I was brought up in a 3 generation house for my first 18 years. It was a normal life to me with none of the setting of rules as in the OP.
How times have changed.

WilmaKnickersfit Fri 11-Mar-16 00:17:19

I think being brought up in a 3G house is a bit different because the hierarchy will have been well established, with everyone knowing their place or role. Plus the roles of men and women are nothing like they were during/after WW2. I find it hard to believe there were no 'rules', although I can well imagine someone telling the other(s) how things were going to be! grin I'm with Leila about the best approach when a family will be moving in together. You can't plan for every situation, but some planning will help prevent bad feelings later on. Nothing needs to be set in stone, just take the time to think about how things will work. smile

Pippa000 Fri 11-Mar-16 06:12:17

When by DS and DiL bought their present place, we were asked if we would like part of it as a base for when we were in UK and would we spend more time in UK than we had previously. I was given a free hand to do what ever I wanted, which was to knock down a wall to make a sitting/kitchenette re design the bathroom and completely redecorate. We now have two bedrooms, although our DD is currently in residence in one. I do most of the shopping and cooking when we are there and we now spend at least 5 months back 'home'. We do have 'lively discussions' but the positive out ways the negative. Having quality time with the family and being able to close the door when we want to works for us. The children have a hidey hole should things get them down and we have a home from home.

nightowl Fri 11-Mar-16 07:02:43

I notice Leila Glen has built in time for sex by ensuring her parents in law " take out our son to allow me and my fiancé some privacy. They get to spend quality time with their grandson and we get time to ourselves. It's a win/ win! "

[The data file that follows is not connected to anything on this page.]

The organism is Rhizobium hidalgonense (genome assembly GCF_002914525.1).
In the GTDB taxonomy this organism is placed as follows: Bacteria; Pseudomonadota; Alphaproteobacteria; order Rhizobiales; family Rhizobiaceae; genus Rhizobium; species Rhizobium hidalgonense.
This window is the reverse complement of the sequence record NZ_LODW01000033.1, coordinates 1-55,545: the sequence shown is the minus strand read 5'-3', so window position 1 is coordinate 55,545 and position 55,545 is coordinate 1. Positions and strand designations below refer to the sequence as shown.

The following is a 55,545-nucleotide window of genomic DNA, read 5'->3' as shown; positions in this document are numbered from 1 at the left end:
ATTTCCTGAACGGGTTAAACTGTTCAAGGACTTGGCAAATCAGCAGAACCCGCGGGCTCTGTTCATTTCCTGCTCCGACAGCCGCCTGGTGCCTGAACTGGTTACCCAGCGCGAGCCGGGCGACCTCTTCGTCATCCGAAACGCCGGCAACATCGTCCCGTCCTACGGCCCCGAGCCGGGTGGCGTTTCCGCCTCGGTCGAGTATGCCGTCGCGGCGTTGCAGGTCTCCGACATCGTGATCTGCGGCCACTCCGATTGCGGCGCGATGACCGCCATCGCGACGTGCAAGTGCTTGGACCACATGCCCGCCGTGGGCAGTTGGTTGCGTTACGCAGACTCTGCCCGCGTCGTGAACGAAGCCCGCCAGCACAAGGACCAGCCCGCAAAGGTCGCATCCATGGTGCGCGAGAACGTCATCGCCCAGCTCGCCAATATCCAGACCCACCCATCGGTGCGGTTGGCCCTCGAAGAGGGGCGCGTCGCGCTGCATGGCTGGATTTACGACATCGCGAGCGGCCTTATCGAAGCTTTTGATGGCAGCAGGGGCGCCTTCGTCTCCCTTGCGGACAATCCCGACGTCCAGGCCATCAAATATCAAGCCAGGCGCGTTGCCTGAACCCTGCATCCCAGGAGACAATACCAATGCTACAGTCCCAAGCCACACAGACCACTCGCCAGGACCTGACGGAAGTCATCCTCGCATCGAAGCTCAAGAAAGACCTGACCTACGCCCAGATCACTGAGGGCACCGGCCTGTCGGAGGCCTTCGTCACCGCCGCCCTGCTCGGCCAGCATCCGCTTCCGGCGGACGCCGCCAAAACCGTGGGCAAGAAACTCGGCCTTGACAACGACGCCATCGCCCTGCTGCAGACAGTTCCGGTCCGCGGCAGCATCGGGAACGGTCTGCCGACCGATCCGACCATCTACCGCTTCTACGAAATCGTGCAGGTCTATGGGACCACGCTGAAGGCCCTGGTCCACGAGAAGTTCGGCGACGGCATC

Clearly, it doesn't enter Leila Glen's head that her parents in law might also appreciate some time to themselves. After all, they're not going to want to have sex at their age, are they? hmm grin

downtoearth Fri 11-Mar-16 07:54:15

That jumped out at me also nightowlgrin

PRINTMISS Fri 11-Mar-16 10:31:01

In my childhood we were sent to Sunday School regularly on Sunday afternoon, even though our parents never attended church. It was until I was older I realised the reason for this - a little privacy.

PRINTMISS Fri 11-Mar-16 10:33:44

p.s. it also explained why tea times were such happy occasions. Provided, of course an air raid had not interrupted proceedings!

TriciaF Fri 11-Mar-16 11:09:32

Mum and I moved in with her parents during WW2, Dad was in the Navy.
We were there about 3 years, and I remember it as a very happy time. Except when I had scarlet fever.
Mum went to work and Granny brought me up those few years.Two of Mum's unmarried sisters were still at home, and there were constant visitors.
We were a very sociable family, and I can't remember Granny getting flustered or upset, though she must have done at times.
It was a big house, and I slept in the attic - don't know where Mum slept.
No idea how they managed the finances, no-one had much in those days. And there must have been an undercurrent of worry for Dad.
I would do it again now, but I think it would need to be a big house.

TriciaF Fri 11-Mar-16 11:22:14

Just to add, I think the attitude towards children was different in those days. The adults were so busy, my friends and I had little supervision and we were free to roam and get up to adventures outside the house, playing out for hours on end. So we didn't get in adults way.
Nowadays children seem to be hanging around the house all the time, so that will cause more problems for family peace.

TriciaF Fri 11-Mar-16 11:29:12

BTW, I don't know if the photo is of the writer's family, but if so, when we lived in Singapore it was the tradition in Chinese families for the oldest son to live with his parents after he was married. The DIL had very heavy responsibilities towards her inlaws too, even if she had many children. We were friendly with a couple, she was english and had married a chinese oldest son, so had a busy life, especially with 3 children as well.

Jalima Fri 11-Mar-16 18:18:31

I know I'm being pedantic but they are not Leila's parents-in-law as she and their son are not married, so there is no legal relationship.

Jump on me if you like grin

Jalima Fri 11-Mar-16 18:22:52

Eggs, try, Granny, sucking, teaching and don't come to mind

Jalima Fri 11-Mar-16 20:35:57

Message deleted by Gransnet for breaking our forum guidelines. Replies may also be deleted.
Well, I don't know what I said - I was just explaining how DH was brought up in a household with several generations confused
and that this was the norm in the past.
and nobody made a song and dance about it

You can delete that too, GN, if it offends.